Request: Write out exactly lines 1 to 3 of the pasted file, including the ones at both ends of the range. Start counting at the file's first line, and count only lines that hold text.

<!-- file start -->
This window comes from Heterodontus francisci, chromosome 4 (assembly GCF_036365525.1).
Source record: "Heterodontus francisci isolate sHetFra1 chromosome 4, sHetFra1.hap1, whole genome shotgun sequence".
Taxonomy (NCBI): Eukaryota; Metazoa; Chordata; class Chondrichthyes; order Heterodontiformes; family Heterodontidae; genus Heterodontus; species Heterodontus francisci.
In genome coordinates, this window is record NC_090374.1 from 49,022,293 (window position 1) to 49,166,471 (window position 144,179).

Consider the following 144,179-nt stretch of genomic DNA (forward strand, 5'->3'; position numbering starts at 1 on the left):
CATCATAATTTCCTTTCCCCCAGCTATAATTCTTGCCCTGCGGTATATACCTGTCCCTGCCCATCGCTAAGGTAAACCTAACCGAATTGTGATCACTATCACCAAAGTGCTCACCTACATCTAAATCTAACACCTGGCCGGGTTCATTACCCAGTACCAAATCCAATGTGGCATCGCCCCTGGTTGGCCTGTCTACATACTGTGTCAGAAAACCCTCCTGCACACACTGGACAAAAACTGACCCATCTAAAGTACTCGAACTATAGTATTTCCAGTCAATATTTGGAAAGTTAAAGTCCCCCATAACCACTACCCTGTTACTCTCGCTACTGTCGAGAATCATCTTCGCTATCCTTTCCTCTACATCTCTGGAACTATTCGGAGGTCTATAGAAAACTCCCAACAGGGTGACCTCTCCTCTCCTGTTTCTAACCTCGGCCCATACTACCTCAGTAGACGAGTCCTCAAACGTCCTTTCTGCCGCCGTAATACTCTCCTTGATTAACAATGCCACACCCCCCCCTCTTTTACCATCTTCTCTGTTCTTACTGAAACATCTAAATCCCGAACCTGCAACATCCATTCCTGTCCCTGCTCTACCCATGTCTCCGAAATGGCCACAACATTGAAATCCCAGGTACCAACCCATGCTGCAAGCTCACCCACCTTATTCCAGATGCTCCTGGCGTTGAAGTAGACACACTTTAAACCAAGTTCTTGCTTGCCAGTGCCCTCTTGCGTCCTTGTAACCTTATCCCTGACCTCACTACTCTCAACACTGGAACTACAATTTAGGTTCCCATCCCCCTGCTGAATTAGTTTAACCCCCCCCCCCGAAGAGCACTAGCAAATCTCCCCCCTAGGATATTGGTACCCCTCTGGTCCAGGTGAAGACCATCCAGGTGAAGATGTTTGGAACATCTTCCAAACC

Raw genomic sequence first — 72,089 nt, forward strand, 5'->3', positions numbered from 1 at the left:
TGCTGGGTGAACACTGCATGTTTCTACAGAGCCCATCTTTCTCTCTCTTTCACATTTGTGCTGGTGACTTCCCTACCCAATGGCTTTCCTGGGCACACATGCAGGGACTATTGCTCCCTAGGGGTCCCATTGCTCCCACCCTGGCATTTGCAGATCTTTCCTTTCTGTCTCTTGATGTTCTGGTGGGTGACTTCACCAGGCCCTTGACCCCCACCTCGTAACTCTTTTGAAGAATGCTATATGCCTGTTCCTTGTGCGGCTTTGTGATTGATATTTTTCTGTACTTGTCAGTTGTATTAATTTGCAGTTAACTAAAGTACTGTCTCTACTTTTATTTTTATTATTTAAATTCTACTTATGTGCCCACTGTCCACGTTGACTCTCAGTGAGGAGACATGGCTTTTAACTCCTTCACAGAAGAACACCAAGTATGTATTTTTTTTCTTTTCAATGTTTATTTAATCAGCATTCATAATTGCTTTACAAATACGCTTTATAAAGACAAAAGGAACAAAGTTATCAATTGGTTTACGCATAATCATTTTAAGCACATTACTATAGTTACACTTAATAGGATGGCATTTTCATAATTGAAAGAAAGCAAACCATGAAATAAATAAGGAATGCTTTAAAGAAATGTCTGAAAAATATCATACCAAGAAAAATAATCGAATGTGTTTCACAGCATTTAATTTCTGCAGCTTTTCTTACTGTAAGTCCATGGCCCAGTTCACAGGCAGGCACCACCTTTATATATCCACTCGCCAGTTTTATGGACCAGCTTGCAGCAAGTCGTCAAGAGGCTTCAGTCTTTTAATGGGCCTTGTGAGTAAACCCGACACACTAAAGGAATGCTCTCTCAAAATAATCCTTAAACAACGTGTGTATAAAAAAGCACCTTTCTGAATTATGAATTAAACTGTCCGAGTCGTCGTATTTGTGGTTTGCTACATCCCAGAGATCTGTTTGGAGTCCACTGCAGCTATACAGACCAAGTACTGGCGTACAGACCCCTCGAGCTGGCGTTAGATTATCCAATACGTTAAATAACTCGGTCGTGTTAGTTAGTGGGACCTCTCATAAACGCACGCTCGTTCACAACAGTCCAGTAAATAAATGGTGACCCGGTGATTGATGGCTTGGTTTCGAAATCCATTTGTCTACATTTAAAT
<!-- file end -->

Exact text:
This window comes from Heterodontus francisci, chromosome 4 (assembly GCF_036365525.1).
Source record: "Heterodontus francisci isolate sHetFra1 chromosome 4, sHetFra1.hap1, whole genome shotgun sequence".
Taxonomy (NCBI): Eukaryota; Metazoa; Chordata; class Chondrichthyes; order Heterodontiformes; family Heterodontidae; genus Heterodontus; species Heterodontus francisci.